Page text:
Virginia’s booming wild-caught blue catfish industry may weaken under federal regulation
It’s been a rough year for Virginia’s seafood industry.
Earlier this year, the U.S. cap on foreign seasonal H2B workers forced some local seafood processing plants to shut down parts of their operations. Then came the bad news that blue crab harvests would be reduced this fall and next spring, after fisheries managers determined the juvenile population was low.
Now, the new wild-caught, blue catfish industry is at risk because of tighter inspection rules set for full implementation by the USDA on Sept. 1. It will be the only fish to come under USDA inspection.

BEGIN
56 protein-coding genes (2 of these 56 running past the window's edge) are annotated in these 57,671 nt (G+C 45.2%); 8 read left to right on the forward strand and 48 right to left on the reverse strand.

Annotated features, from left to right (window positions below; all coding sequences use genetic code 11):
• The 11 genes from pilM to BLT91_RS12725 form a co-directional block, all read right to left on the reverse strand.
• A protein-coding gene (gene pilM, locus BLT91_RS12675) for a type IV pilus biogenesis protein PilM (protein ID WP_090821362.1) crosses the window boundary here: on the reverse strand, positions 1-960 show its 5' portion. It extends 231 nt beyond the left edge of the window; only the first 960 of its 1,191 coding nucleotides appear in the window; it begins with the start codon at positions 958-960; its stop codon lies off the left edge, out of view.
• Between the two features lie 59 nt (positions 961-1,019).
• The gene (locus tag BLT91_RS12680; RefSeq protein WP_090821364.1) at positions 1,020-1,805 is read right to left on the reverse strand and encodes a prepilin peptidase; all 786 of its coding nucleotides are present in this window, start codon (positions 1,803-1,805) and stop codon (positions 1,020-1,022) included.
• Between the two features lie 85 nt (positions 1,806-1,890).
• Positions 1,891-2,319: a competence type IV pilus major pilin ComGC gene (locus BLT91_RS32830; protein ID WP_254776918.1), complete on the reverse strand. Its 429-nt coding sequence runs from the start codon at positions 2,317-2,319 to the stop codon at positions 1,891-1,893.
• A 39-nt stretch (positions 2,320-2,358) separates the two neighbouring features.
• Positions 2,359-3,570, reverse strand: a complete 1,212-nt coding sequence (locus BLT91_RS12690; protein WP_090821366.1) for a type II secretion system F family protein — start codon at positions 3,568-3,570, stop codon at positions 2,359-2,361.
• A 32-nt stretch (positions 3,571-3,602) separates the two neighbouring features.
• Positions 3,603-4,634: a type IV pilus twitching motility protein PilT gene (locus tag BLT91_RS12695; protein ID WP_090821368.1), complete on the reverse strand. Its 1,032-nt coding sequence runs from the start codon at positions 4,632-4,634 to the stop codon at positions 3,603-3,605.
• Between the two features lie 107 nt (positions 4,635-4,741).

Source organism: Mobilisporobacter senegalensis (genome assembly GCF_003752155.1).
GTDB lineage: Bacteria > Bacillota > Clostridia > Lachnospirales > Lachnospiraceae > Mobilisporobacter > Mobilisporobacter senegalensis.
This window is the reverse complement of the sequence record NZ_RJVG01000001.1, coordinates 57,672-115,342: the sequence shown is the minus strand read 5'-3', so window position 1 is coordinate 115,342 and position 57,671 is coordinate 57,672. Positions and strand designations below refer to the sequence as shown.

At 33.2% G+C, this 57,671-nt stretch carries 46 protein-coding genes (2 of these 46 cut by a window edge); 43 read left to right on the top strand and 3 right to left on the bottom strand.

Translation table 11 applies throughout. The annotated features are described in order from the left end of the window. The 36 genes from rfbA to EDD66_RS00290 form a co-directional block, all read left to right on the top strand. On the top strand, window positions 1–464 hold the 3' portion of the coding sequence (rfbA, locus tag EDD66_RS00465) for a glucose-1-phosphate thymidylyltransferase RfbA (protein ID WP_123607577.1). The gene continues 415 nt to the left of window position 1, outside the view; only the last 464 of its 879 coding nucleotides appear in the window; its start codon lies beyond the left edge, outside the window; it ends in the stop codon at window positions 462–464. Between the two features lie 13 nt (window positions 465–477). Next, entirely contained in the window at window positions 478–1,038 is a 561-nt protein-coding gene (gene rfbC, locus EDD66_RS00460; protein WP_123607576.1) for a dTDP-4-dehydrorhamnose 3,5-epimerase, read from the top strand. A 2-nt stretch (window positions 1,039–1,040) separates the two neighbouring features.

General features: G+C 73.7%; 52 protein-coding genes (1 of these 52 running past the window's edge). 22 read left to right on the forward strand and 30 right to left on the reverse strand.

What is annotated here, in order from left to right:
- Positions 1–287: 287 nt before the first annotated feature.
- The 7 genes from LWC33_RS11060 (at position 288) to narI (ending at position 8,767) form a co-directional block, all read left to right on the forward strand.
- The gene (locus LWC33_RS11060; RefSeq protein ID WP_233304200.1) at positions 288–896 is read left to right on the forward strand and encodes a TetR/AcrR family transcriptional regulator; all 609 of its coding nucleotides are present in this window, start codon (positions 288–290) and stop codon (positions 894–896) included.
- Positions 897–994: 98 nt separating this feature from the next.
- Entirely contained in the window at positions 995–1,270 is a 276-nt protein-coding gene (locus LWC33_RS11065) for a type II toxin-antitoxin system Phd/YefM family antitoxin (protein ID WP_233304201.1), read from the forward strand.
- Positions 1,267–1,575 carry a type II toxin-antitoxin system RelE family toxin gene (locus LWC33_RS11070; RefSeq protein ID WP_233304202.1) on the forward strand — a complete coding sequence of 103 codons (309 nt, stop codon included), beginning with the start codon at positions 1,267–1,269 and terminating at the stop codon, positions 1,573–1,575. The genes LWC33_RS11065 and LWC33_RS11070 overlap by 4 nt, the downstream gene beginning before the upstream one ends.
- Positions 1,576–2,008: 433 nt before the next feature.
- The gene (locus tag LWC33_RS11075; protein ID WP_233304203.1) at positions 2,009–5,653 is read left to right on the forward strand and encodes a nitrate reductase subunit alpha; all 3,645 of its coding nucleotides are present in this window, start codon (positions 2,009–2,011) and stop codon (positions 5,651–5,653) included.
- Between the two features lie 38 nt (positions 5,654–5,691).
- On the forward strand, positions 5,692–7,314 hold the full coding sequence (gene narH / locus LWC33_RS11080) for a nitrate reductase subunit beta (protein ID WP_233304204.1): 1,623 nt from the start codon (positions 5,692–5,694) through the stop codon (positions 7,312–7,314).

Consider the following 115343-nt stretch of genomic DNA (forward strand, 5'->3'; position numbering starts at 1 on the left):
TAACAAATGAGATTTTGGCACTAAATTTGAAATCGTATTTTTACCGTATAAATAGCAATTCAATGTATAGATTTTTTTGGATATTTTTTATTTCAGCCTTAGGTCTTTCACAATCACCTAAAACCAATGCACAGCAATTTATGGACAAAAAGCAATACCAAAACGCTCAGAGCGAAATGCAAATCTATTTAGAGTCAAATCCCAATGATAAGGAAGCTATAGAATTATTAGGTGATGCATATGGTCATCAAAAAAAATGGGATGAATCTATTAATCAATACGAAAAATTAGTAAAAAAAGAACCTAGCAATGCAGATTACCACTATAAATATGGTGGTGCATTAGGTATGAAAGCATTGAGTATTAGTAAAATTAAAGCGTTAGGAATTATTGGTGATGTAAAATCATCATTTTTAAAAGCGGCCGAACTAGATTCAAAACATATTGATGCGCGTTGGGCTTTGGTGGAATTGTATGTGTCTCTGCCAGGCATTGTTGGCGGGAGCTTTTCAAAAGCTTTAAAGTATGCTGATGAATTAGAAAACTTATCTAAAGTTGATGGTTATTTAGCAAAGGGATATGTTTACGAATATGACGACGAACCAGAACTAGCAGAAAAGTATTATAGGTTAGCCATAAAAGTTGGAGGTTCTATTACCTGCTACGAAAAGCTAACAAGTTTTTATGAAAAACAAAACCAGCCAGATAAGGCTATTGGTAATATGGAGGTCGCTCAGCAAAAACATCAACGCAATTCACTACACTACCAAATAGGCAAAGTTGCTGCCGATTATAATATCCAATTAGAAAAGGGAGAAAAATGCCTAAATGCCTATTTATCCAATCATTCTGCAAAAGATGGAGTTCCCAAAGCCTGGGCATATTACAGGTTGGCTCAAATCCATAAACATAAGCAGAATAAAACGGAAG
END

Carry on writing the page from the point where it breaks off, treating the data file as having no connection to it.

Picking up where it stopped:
Though the inspections were meant to help U.S. catfish farmers compete with Asian imports by leveling the playing field, it puts all catfish, including wild-caught blue catfish, under the same strict inspections as meat, poultry and eggs.
Mike Hutt, who promotes the state’s seafood industry, said Virginia has not had any problems with quality or recalls. He said many of the processors are small operations that have been in business for 30 or 40 years and won’t be able to afford the cost of coming up to code.